Table 3 The gene complexes which are potentially associated to cancer processes

In the case of cancer-associated small indels, the statistically most significant results were with complexes related to RELA gene—NFKB1-RELA and RELA-REL complexes both had p value 7.56E-4.

IVA provided the first 100 cancer-associated processes and diseases related to CD-SNVs and small indels. Seventy-three genes and 135 CD-SNVs were found associated to process named as “disorder of genitourinary system” (Table 4). These findings were present in both the tumour and control tissues. There were also two processes associated to bone “myelopoiesis of bone marrow” (associated genes NPM1, RARA) and “quantity of trabecular bone” (associated genes CREBBP, SMO)—these findings were present only in the tumour tissue. In the case of small indels, all the findings were somatic and ALK and RELA genes were associated to “outgrowth of bone marrow cells” and “inflammatory response of bone marrow-derived macrophages”, respectively.

Table 4 The cancer-associated processes detected by IVA

IVA found 111 genes with 202 germline CD-SNVs associated to cancer (Table 5). Fifteen genes, which had 43 somatic CD-SNVs were associated to “bone marrow cancer and tumours”. In the case of small indel, all six genes, with a finding, are associated to cancer and the found small indels are all somatic. The disease named as “tumourigenesis of bone tumour” was associated to small indel in ALK gene and was present only in the tumour tissue.

Table 5 The diseases associated to CD-SNVs and small indels

With the osteosarcoma patient’s tumour and control tissue, WES data IVA found six pathways associated to CD-SNVs and six to cancer driver small indels (Table 6). All the mutations considered here were somatic. In the case of CD-SNVs, the statistically most significant association was between tumour and WNT/β-catenin signalling pathway. In the case of small indels, associations with different cytokine pathways were found. Also, a pathway directly linked to the bone tissue—“RANK signalling in osteoclasts” was brought front.

3) Results from CEQer software

Table 6 The pathways associated to cancer

We applied CS to analyse CNVs in tumour and non-tumour tissue exomes. Compared to the control tissue, in the tumour tissue, the loss of coding sequences was found in 6 chromosomes and 183 genes and gain of coding sequences in 4 chromosomes and 65 genes (Figure 1). The loss or gain of coding sequences was altogether in 8 chromosomes, and the most altered were chromosomes 2 and 19 (193,701 bp and 115,358 bp, respectively; Figure 2). The loss of heterozygosity was detected altogether in 68 regions in 37 genes, located in 15 different chromosomes (Additional file 3).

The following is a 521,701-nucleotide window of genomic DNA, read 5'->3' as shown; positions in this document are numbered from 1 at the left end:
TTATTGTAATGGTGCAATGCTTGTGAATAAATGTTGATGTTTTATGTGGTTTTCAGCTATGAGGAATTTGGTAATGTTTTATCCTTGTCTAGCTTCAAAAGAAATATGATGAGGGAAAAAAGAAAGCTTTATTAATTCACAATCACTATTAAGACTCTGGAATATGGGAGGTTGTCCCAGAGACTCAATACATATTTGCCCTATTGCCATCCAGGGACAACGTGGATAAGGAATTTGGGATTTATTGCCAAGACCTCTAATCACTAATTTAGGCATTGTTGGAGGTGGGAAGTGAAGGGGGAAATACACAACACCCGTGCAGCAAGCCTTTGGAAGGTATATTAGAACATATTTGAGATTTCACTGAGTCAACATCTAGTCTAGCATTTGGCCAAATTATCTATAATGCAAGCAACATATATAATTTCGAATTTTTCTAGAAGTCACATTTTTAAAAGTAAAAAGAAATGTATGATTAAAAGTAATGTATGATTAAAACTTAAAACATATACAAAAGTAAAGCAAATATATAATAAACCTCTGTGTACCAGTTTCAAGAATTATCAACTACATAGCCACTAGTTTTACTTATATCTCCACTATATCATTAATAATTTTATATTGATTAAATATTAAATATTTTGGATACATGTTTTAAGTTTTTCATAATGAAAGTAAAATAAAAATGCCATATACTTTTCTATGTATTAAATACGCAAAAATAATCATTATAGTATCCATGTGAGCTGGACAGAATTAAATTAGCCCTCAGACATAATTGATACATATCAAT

Figure 1
figure1

Circos plot illustrating the CNVs and LOHs in the OS tissue compared to that in the control tissue. CNVs are marked as lines in the centre: red—gain and green—loss. LOHs are marked as dots in the centre: black—copy neutral, green—copy gain and red—copy loss.

Figure 2
figure2

The CNVs in chromosomes 2 and 19 in the osteosarcoma tissue compared to that in the control tissue. Data analysis performed with CEQer software.

Integrative analysis

The integrative analysis narrows down the large list of findings from NGS data. When combining the results from WES data (AS, IVA, CS) and RNA-seq data [10], we found some interesting and rather logical associations, which we would like to emphasize.

SNVs, small indels and RNA expression

To reduce down the complexity of data we received from AS, we decided to perform as follows. In the case of SNV data, we observed both somatic and germline SNVs, which are homozygous in the tumour tissue and should have an effect on translation (nonsynonymous, stopgain, stoploss findings). Thus, we got 527 homozygous germline SNVs (in 392 genes) and 8 homozygous somatic SNVs (in 7 genes), which are located in genes with altered expression in the tumour tissue compared to that in the control tissue. If also considering the ljb2 database scores, seven homozygous SNVs with high disease-causing probability remained (Table 7).

Table 7 The integrative analysis—genes with altered expression pattern [10] and SNVs annotated with ANNOVAR software

In the case of small indels detected with AS, we observed the somatic and germline indels, which were homozygous in the tumour tissue. There was 52 germline and 26 somatic indels in introns of the genes, which expression pattern has also changed (data not shown). Furthermore, there was five germline and three somatic indels in exons of the genes with altered expression. Thus, we found altogether three frameshift small indels, which possibly have an effect on translation (frameshift insertions and deletion in exons) (Table 7).